It’s the middle of moose hunting season on the Yukon-Kuskokwim Delta, and a handful of Chevak residents were preparing to head out for a weekend hunt, just as they would in any other year. The Alaska Native village of nearly 1,000 is trying to get back to normal after the storm.
During a community meeting earlier in the week, Chevak residents were adamant. They told members of the tribal and city councils that better emergency planning should be a long-term priority. In the near term, though, storm damage assessment is the main focus.
“Tomorrow morning, [we] are going to go to Apun where there’s a significant number of fish camps,” said Scott Ulroan. He and another local man were hired temporarily by the tribal council to survey storm damage to smokehouses, fish racks and wall tent frames.
A walk around Chevak revealed a few signs that one of the most powerful storms in Alaska’s history wreaked havoc here just a week ago. Up on a hill on one end of town, there’s a small orange house with a loose metal roofing panel that flaps in the wind.
Down the hill, brothers David and Mark Ulroan were on the roof of David’s house. Hurricane-force winds during the storm ripped off two-thirds of one side of the roof. The damage left behind dozens of gaping holes where screws used to hold down the metal paneling.
“So that’s what’s making it drip [inside] when it rains right now. We are trying to patch it up,” said David Ulroan.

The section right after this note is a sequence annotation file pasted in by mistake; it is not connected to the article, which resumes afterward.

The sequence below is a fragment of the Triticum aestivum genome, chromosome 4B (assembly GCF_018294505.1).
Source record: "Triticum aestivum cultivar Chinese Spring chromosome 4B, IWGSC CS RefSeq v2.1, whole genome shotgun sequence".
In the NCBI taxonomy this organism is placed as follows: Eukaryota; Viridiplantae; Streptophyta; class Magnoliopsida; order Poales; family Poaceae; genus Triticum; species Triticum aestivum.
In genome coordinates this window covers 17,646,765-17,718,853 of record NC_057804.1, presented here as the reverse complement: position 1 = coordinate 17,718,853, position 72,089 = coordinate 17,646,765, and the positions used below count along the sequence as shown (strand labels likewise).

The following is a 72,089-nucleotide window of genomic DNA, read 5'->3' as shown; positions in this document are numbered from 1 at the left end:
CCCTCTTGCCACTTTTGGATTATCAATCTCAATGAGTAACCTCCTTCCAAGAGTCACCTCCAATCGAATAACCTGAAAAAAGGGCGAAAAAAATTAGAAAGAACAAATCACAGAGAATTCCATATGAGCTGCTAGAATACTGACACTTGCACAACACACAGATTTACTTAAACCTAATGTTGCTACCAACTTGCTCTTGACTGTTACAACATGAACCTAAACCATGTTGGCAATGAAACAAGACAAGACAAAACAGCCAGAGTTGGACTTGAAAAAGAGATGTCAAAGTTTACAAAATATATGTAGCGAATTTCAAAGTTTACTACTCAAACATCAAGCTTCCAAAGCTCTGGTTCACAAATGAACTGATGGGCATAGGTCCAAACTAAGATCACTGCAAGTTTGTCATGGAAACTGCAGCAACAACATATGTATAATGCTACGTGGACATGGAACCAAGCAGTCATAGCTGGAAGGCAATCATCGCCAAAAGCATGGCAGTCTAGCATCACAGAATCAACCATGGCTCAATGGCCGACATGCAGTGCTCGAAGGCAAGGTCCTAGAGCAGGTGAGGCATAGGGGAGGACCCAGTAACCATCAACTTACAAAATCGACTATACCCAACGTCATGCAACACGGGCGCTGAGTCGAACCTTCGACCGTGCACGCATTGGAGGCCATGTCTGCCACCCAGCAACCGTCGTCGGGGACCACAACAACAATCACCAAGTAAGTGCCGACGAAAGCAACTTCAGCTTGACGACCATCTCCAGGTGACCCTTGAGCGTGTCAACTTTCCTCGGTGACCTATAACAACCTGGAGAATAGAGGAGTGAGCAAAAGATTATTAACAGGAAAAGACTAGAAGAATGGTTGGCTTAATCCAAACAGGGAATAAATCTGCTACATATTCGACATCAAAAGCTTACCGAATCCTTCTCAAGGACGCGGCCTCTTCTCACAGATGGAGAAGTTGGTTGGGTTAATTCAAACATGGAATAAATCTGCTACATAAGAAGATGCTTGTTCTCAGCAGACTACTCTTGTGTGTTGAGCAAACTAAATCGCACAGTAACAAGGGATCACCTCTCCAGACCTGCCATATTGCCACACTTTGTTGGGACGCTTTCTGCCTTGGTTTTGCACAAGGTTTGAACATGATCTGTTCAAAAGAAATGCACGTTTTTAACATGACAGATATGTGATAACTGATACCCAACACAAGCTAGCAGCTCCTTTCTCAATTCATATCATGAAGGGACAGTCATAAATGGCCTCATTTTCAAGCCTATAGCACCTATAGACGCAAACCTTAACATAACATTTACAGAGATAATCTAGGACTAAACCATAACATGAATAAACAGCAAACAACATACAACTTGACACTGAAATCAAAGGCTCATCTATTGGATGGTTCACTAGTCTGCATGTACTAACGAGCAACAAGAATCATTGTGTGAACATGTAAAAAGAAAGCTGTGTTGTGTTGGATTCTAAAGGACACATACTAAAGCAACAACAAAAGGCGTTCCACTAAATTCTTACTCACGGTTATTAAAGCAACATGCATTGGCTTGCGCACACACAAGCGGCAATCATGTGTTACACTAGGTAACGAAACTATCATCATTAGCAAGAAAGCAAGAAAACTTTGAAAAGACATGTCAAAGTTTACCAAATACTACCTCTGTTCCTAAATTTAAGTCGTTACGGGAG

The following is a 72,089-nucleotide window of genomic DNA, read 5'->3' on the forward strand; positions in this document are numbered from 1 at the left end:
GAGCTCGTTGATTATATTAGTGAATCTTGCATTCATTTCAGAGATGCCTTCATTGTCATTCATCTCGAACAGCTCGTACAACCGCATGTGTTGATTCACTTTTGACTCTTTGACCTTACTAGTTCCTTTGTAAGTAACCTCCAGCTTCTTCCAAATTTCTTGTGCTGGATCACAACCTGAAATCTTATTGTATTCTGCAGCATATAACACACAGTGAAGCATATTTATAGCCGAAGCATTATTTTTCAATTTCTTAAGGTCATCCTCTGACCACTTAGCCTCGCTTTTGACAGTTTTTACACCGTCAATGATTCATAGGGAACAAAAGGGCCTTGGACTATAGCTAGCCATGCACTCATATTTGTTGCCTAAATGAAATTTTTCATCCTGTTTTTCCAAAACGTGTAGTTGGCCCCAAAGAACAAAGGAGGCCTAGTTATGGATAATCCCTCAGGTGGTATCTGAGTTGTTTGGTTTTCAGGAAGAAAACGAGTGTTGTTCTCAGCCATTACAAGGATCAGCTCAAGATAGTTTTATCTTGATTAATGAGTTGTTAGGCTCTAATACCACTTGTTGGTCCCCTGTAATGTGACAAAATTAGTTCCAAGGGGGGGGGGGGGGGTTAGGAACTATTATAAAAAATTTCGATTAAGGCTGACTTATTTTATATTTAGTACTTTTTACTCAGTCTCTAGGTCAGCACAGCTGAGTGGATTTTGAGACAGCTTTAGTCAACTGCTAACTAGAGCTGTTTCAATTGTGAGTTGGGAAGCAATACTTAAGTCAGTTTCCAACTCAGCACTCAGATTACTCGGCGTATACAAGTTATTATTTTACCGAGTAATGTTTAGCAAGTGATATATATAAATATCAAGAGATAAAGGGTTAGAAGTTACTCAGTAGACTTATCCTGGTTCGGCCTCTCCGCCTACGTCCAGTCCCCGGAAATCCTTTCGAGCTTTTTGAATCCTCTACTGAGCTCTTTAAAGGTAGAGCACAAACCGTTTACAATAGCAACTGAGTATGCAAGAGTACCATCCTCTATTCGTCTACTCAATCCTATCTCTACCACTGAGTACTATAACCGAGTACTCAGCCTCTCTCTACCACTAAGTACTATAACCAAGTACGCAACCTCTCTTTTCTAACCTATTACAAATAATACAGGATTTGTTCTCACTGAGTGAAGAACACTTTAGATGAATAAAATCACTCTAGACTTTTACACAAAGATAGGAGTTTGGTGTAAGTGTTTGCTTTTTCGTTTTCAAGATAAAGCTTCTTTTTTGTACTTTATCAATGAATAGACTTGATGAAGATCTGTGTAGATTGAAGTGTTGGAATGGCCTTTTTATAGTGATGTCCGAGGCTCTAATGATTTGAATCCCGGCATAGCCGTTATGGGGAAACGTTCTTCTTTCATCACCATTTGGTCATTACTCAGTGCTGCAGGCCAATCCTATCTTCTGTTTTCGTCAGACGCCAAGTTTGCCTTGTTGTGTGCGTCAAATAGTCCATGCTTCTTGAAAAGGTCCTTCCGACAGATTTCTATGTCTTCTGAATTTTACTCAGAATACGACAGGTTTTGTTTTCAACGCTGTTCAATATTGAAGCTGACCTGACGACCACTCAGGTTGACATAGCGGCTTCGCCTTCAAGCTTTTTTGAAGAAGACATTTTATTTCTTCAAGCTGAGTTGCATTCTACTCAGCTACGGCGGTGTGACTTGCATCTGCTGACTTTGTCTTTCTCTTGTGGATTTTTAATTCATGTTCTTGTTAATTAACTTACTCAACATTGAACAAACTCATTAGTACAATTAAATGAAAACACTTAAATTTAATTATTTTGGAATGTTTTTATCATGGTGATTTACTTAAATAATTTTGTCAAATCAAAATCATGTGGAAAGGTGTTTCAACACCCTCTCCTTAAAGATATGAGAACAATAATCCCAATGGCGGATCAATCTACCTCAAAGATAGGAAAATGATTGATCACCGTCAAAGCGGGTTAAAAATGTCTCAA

About a quarter-mile away, Mathew Cholok was inside a huge workshop, hammering away at a piece of metal. Cholok, a mechanic, was working on a boat motor that was submerged in the Chevak River for more than two days, after the storm surge brought a deluge of flood water 17 miles upriver from the Bering Sea coast.
“A lot of it looks like it’s just mainly electrical,” Cholok said, after removing the motor’s cowling and inspecting a few wires that had corroded. “We just gotta tear it apart, clean it up, put it all back together, make sure everything is lubricated properly.”
The motor and the 22-foot aluminum boat belong to Stella Lake. She said her 200-horsepower motor was only a year old. It cost her over $20,000.
“I don’t know how to feel about it, because I’m not the only one,” she said.
Lake makes minimum wage working for the tribal council in Chevak. While her boat motor isn’t a total loss, she doesn’t feel much relief with many boats in Chevak completely destroyed.
“I felt for everyone, other than myself, and I don’t want to say at least mine is better than theirs,” she said. “That’s wrong, you know.”
In the Cup’ik culture, caring for neighbors extends beyond boat repairs and Chevak’s city limits. This community hasn’t always been here. In the 1940s the old village suffered at least one catastrophic flood.
Elder Mary Stone said the land where Chevak sits today actually belongs to Hooper Bay.
“Yeah, they let ‘em move,” she said of Hooper Bay’s past leaders. “They got permission from [Hooper Bay] to have Chevak move over here in the high land,” she explained.
Now, with more than 20 people displaced in Hooper Bay and homes there torn from their foundations, Stone said it might be time for people in Chevak to return the favor.
“If there’s a disaster, maybe Chevak can go by four-wheleer or something to pick them up if they need help, that’s a good idea,” she said.
It’s still unclear how fishing and hunting camps may have fared in the storm. But local residents hope to have a better picture of their subsistence camps may have fared once locals, who plan to moose hunt this weekend, return from their trips.